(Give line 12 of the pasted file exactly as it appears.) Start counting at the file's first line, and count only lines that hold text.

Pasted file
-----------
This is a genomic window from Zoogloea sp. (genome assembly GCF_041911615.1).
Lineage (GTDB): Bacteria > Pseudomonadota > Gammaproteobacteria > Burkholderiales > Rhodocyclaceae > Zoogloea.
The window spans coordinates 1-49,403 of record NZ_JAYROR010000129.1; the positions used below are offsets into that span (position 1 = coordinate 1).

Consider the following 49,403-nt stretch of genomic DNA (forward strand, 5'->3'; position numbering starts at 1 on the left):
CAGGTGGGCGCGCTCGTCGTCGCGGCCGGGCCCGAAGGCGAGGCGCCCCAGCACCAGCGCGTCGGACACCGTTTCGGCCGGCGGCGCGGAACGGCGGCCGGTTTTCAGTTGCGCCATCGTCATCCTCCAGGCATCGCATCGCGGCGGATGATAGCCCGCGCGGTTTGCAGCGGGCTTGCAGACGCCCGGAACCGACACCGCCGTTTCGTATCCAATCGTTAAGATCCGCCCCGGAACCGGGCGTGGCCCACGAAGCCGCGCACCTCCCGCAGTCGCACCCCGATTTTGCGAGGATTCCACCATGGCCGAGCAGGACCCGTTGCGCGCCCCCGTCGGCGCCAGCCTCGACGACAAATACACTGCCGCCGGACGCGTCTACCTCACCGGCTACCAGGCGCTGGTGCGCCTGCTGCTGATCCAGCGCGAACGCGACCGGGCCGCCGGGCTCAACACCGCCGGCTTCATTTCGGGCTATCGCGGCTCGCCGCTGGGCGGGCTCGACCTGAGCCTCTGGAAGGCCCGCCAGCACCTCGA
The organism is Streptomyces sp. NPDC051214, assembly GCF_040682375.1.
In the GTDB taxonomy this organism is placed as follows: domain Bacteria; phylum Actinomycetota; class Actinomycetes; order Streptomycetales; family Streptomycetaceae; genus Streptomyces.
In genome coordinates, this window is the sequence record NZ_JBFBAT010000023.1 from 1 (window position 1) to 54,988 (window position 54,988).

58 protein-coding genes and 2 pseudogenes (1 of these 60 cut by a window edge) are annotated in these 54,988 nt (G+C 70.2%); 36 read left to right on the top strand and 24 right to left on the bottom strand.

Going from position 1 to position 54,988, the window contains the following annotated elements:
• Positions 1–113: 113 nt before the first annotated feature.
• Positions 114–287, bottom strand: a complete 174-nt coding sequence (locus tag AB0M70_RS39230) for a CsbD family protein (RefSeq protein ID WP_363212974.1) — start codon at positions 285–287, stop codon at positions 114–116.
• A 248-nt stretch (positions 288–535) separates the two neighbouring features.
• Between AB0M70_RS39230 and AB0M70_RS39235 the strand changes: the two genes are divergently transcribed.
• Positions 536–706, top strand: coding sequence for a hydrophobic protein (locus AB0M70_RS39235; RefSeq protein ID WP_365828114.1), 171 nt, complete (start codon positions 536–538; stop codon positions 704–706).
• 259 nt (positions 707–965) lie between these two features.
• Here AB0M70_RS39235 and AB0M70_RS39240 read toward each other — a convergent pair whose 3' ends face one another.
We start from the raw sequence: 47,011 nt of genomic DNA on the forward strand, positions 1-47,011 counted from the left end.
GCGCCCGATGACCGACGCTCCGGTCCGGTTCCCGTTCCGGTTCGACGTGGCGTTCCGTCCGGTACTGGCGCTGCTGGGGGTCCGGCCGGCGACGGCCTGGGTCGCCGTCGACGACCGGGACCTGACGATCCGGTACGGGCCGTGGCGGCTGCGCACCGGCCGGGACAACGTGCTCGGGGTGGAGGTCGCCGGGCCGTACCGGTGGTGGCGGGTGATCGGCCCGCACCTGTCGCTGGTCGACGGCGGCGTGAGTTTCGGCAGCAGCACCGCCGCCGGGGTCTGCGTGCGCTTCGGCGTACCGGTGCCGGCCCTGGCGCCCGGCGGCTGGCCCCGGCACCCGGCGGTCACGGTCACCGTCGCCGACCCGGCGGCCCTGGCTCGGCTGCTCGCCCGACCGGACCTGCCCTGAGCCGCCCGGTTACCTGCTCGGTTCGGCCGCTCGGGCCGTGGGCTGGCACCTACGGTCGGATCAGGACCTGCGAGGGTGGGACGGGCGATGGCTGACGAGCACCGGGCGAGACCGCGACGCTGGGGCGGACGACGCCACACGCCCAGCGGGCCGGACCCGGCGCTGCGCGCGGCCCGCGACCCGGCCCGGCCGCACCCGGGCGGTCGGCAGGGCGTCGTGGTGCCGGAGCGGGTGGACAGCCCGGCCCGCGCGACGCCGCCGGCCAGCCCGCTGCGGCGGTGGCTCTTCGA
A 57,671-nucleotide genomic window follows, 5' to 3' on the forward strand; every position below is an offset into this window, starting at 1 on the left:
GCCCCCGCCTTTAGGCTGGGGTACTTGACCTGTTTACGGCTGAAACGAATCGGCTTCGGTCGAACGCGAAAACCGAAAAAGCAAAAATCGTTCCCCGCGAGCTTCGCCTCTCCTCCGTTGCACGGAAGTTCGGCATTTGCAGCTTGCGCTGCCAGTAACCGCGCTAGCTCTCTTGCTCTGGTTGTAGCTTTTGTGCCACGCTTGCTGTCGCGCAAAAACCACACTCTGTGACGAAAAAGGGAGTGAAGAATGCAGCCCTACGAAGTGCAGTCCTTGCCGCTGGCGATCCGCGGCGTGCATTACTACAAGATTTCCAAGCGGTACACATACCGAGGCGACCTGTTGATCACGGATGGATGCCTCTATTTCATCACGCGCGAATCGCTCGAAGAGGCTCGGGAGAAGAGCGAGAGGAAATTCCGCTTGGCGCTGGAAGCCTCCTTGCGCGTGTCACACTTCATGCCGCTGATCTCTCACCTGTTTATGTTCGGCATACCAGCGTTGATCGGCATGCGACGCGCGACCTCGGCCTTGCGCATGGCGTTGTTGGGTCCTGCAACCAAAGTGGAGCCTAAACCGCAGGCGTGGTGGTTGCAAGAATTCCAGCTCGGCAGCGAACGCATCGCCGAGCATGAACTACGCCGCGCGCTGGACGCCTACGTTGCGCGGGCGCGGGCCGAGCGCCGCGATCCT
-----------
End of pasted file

• Positions 114–287, bottom strand: a complete 174-nt coding sequence (locus tag AB0M70_RS39230) for a CsbD family protein (RefSeq protein ID WP_363212974.1) — start codon at positions 285–287, stop codon at positions 114–116.